Who cares? Seniors do!

New research by National Seniors Australia shows the contribution made by seniors to caring for both young and old in the community.

Older carers provide on average 38 hours a week of care to family members and friends, with some caring for others full-time.

The survey of 4,000 members of National Seniors, Australia’s peak advocacy group for older Australians, raises major issues for National Carers Week.

Among the revealing findings of the survey is the extent of caring:

  • 27 per cent of respondents provided care for grandchildren or children under 12
  • 22 per cent provided care for an adult
  • 6 per cent provided care for both children AND adults
  • 54 per centof carers of grandchildren rated their health as good or better
  • But 66 per cent of carers of adults rated their health as fair or poor.

National Seniors Chief Executive, Professor John McCallum says the survey shows a worrying difference in the health between those who care for adults, compared to those who care for children.

“We have seen from that delightful series on the ABC ‘Old People’s Home for 4 Year Olds’, how older Australians respond so well when they regularly interact with children.

“Unfortunately, we also see the toll it takes on the health of older Australians when looking after an adult or parent,” he said.

The research also revealed what tasks carers typically do, with:

  • 61 per cent performing daily tasks such as cleaning, cooking and shopping
  • 34 per cent helping with cognitive or behavioural problems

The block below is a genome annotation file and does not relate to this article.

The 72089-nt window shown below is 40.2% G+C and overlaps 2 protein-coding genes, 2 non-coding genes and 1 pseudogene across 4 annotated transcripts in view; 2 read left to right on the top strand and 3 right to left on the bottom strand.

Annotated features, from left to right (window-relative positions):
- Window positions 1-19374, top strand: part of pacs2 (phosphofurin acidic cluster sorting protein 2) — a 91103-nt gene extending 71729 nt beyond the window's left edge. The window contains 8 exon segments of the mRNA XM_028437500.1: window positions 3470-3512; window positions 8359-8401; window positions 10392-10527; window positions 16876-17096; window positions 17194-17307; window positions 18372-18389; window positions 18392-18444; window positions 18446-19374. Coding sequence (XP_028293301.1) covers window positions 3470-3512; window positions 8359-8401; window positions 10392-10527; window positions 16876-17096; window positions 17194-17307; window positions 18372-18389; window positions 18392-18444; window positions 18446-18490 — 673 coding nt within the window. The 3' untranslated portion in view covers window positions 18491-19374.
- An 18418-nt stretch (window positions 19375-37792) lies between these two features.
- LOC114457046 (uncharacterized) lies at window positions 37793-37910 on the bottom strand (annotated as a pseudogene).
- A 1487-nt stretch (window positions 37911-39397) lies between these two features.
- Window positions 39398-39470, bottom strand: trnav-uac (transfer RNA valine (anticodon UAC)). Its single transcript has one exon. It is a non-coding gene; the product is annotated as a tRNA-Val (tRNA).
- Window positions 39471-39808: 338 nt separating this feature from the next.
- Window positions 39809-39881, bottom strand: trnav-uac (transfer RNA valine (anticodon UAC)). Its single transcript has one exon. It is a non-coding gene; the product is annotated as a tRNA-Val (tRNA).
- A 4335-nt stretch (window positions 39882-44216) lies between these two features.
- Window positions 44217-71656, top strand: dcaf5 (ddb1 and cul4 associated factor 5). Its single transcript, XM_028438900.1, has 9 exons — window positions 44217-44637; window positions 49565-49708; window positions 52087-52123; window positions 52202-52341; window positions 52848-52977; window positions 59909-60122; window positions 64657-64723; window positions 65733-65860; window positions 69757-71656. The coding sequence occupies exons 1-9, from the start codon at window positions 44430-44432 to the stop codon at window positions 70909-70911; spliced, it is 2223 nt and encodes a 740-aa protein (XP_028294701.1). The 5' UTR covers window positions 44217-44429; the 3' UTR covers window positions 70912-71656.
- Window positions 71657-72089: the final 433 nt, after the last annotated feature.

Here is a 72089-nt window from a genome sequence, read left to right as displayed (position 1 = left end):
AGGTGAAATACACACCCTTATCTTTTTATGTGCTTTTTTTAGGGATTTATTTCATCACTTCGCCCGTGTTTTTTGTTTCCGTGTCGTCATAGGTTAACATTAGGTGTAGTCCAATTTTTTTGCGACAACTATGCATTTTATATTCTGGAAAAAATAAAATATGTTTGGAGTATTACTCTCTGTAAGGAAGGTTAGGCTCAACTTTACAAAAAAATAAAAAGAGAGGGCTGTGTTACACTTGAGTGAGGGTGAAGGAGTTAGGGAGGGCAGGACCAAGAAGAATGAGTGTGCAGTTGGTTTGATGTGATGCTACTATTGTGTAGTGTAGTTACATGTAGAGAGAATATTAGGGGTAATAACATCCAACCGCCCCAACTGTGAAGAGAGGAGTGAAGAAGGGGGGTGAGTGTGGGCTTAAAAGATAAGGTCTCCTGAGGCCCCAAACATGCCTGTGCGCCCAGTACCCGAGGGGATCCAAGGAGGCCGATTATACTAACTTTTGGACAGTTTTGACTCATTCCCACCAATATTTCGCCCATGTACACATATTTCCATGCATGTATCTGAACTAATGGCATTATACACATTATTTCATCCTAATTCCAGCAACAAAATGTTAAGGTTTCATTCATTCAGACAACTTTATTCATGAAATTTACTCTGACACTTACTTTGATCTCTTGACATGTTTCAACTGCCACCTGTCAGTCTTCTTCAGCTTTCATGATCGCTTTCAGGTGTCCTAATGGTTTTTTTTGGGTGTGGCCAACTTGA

• 37 per cent assisting with complex health needs and 31 per cent saying they assist with all of the above.

Professor McCallum says National Carers Week is a great opportunity to acknowledge the vital work carried out by both paid and unpaid carers.

“We worry more about people in residential care than about people being looked after at home and their carers where similar work is performed. They are our largest aged care workforce which is too little recognised.”

The survey revealed almost half of respondents would accept more support in their role if it was offered.

They rated readily accessible respite care, more in-home assistance and better advice of social interaction with their care recipients as priorities.

“Good carers need to be valued and recognised in one of the toughest roles in the community and they need to be better supported,” Professor McCallum said.

National Carers’ Week runs until this Saturday, 19 October.


Professor John McCallum is available for comment.

Call 0488 047 380 to arrange an interview.

Download the PDF version of the media release here.